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4.10. Input and Output Streams

The java.io package defines a large number of classes for reading and writing streaming, or sequential, data. The InputStream and OutputStream classes are for reading and writing streams of bytes, while the Reader and Writer classes are for reading and writing streams of characters. Streams can be nested, meaning you might read characters from a FilterReader object that reads and processes characters from an underlying Reader stream. This underlying Reader stream might read bytes from an InputStream and convert them to characters.

There are a number of common operations you can perform with streams. One is to read lines of input the user types at the console:

import java.io.*;

BufferedReader console = new BufferedReader(new InputStreamReader(System.in));
System.out.print("What is your name: ");
String name = null;
try { 
  name = console.readLine(); 
catch (IOException e) { name = "<" + e + ">"; }  // This should never happen
System.out.println("Hello " + name);

Reading lines of text from a file is a similar operation. The following code reads an entire text file and quits when it reaches the end:

String filename = System.getProperty("user.home") + File.separator + ".cshrc";
try {
  BufferedReader in = new BufferedReader(new FileReader(filename));
  String line;
  while((line = in.readLine()) != null) {  // Read line, check for end-of-file
    System.out.println(line);              // Print the line
  in.close();    // Always close a stream when you are done with it
catch (IOException e) {
  // Handle FileNotFoundException, etc. here

Throughout this book, you've seen the use of the System.out.println() method to display text on the console. System.out simply refers to an output stream. You can print text to any output stream using similar techniques. The following code shows how to output text to a file:

try {
  File f = new File(homedir, ".config");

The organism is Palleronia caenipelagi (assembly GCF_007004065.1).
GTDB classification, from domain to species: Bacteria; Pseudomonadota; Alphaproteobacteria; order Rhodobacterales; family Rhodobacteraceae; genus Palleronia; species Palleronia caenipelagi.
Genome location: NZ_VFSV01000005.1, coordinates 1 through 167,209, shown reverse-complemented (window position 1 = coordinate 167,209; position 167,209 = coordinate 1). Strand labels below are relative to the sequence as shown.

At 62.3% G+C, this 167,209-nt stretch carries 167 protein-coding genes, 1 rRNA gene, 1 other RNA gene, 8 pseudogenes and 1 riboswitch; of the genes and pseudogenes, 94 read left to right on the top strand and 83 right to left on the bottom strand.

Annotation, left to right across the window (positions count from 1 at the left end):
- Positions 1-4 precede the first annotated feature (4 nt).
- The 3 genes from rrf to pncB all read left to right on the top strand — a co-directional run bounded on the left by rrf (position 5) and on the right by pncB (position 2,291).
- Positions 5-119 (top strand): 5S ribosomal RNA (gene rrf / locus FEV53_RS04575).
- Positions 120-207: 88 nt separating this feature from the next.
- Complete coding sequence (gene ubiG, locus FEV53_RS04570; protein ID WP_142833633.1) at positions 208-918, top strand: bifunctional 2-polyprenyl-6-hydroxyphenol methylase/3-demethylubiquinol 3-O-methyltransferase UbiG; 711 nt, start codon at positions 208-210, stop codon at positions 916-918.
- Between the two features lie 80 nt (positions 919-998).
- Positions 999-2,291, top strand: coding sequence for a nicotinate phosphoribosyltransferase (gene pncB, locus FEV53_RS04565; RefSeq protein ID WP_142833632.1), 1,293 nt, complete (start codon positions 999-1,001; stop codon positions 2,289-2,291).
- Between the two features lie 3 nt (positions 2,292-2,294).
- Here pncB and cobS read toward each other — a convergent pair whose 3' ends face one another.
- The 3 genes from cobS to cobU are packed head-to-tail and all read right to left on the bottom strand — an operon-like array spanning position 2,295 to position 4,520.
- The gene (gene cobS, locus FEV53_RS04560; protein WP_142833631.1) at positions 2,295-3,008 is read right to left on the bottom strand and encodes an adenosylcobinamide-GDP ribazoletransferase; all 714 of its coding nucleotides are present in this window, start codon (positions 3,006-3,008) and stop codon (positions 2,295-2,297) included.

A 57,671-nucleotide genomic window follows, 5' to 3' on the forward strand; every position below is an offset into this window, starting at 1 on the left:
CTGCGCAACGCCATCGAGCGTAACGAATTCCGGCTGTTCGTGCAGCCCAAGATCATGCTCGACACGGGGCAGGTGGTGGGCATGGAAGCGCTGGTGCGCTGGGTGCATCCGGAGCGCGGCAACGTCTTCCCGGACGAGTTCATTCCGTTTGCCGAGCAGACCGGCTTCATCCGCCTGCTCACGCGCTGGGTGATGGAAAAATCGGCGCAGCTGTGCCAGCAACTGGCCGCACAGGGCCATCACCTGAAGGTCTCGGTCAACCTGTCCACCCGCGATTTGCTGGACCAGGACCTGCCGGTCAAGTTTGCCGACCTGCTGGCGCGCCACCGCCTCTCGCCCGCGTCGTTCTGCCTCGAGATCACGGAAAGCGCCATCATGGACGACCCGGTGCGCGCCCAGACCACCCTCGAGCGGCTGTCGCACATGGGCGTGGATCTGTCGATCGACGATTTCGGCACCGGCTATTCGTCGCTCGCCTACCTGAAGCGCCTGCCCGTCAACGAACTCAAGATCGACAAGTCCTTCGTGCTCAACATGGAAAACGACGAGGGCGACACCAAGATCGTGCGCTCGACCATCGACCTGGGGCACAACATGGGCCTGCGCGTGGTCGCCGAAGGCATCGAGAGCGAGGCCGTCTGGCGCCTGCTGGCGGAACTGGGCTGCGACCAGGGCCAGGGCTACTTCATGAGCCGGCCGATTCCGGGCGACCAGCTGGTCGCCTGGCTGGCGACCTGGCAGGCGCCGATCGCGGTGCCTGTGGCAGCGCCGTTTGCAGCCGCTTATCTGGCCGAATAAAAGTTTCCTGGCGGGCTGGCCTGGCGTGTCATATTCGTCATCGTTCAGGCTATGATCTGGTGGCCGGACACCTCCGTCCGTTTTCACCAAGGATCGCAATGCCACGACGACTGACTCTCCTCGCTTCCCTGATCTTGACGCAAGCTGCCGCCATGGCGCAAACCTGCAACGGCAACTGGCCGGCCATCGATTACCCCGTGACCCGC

PrintWriter out = new PrintWriter(new FileWriter(f));
  out.println("## Automatically generated config file. DO NOT EDIT!");
  out.close();  // We're done writing
catch (IOException e) { /* Handle exceptions */ }

Not all files contain text, however. The following lines of code treat a file as a stream of bytes and read the bytes into a large array:

try {
  File f;                             // File to read; initialized elsewhere
  int filesize = (int) f.length();    // Figure out the file size
  byte[] data = new byte[filesize];   // Create an array that is big enough
  // Create a stream to read the file
  DataInputStream in = new DataInputStream(new FileInputStream(f));
  in.readFully(data);  // Read file contents into array
catch (IOException e) { /* Handle exceptions */ }

Various other packages of the Java platform define specialized stream classes that operate on streaming data in some useful way. The following code shows how to use stream classes from java.util.zip to compute a checksum of data and then compress the data while writing it to a file:

import java.io.*;
import java.util.zip.*;

try {
  File f;                           // File to write to; initialized elsewhere
  byte[] data;                      // Data to write; initialized elsewhere
  Checksum check = new Adler32();   // An object to compute a simple checksum

  // Create a stream that writes bytes to the file f
  FileOutputStream fos = new FileOutputStream(f);
  // Create a stream that compresses bytes and writes them to fos
  GZIPOutputStream gzos = new GZIPOutputStream(fos);
  // Create a stream that computes a checksum on the bytes it writes to gzos
  CheckedOutputStream cos = new CheckedOutputStream(gzos, check);  

  cos.write(data);             // Now write the data to the nested streams
  cos.close();                 // Close down the nested chain of streams
  long sum = check.getValue(); // Obtain the computed checksum
catch (IOException e) { /* Handle exceptions */ }

The java.util.zip package also contains a ZipFile class that gives you random access to the entries of a ZIP archive and allows you to read those entries through a stream:

import java.io.*;
import java.util.zip.*;

String filename;     // File to read; initialized elsewhere
String entryname;    // Entry to read from the ZIP file; initialized elsewhere
ZipFile zipfile = new ZipFile(filename);        // Open the ZIP file
ZipEntry entry = zipfile.getEntry(entryname);   // Get one entry
InputStream in = zipfile.getInputStream(entry); // A stream to read the entry
BufferedInputStream bis = new BufferedInputStream(in);  // Improves efficiency
// Now read bytes from bis...